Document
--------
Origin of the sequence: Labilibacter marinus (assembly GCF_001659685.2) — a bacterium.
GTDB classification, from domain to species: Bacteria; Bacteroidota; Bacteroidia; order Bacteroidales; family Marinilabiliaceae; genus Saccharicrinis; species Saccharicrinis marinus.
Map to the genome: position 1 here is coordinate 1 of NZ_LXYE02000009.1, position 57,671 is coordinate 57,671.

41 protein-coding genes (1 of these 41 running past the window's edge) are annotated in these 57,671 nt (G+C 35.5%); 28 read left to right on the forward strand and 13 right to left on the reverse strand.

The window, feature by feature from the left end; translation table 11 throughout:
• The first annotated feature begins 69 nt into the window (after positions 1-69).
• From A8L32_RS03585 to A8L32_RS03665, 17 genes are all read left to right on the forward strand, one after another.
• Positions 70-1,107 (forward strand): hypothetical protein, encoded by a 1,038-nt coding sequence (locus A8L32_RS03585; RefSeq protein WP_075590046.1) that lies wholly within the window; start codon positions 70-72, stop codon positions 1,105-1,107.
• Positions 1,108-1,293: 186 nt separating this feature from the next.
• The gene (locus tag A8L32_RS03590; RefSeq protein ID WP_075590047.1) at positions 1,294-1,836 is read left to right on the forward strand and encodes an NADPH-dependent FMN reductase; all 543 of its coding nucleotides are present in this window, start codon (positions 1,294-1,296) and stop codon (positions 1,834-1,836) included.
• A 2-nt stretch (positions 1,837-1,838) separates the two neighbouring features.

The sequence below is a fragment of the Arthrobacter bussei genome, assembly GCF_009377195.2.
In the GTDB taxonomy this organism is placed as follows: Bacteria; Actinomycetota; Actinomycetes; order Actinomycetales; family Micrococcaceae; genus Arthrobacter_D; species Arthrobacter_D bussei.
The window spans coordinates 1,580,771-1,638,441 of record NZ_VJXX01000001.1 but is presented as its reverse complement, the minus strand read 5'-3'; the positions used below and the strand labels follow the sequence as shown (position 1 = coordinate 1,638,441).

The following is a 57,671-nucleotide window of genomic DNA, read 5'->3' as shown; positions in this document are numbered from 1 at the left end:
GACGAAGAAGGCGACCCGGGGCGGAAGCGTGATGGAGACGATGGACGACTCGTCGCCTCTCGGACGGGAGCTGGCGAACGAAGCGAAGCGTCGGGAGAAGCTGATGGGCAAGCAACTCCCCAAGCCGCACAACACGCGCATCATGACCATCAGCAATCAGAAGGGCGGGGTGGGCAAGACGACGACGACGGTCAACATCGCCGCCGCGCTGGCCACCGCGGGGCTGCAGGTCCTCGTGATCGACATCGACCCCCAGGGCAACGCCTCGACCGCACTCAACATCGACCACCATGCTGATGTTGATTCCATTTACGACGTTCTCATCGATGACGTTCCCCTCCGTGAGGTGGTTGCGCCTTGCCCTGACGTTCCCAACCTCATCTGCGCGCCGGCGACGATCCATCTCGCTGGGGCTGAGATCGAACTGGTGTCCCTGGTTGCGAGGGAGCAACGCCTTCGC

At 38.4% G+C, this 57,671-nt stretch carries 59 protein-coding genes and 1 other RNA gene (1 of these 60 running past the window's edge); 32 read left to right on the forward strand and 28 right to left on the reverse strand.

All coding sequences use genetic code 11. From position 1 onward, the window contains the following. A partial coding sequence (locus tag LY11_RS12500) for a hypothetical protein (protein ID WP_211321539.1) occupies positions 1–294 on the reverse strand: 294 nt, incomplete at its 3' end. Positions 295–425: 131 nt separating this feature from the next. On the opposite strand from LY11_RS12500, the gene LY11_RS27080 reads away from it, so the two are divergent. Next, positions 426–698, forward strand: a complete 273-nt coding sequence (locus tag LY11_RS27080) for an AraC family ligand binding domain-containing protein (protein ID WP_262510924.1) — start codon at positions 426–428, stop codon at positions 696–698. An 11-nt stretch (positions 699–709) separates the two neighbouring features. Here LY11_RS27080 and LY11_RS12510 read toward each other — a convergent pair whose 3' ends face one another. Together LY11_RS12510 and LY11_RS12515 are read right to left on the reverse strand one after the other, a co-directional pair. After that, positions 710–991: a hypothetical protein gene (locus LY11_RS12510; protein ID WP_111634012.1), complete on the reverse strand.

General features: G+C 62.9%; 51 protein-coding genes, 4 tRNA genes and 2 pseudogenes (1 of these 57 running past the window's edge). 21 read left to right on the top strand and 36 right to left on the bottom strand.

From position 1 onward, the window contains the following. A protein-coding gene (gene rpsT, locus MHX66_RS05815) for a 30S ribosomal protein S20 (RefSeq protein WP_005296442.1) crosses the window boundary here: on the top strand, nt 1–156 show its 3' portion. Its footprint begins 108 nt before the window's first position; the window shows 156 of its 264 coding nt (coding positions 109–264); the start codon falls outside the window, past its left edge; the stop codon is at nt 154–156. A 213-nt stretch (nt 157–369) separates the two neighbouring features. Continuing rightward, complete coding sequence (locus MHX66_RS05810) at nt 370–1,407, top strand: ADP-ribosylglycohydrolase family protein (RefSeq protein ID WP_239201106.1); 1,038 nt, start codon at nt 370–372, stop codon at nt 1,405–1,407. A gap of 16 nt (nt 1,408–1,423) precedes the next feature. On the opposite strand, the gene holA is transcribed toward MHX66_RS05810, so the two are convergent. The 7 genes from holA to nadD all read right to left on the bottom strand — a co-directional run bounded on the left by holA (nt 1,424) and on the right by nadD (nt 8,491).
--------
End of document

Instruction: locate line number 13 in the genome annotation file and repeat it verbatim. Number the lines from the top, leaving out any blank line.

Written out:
In the GTDB taxonomy this organism is placed as follows: Bacteria; Actinomycetota; Actinomycetes; order Actinomycetales; family Micrococcaceae; genus Arthrobacter_D; species Arthrobacter_D bussei.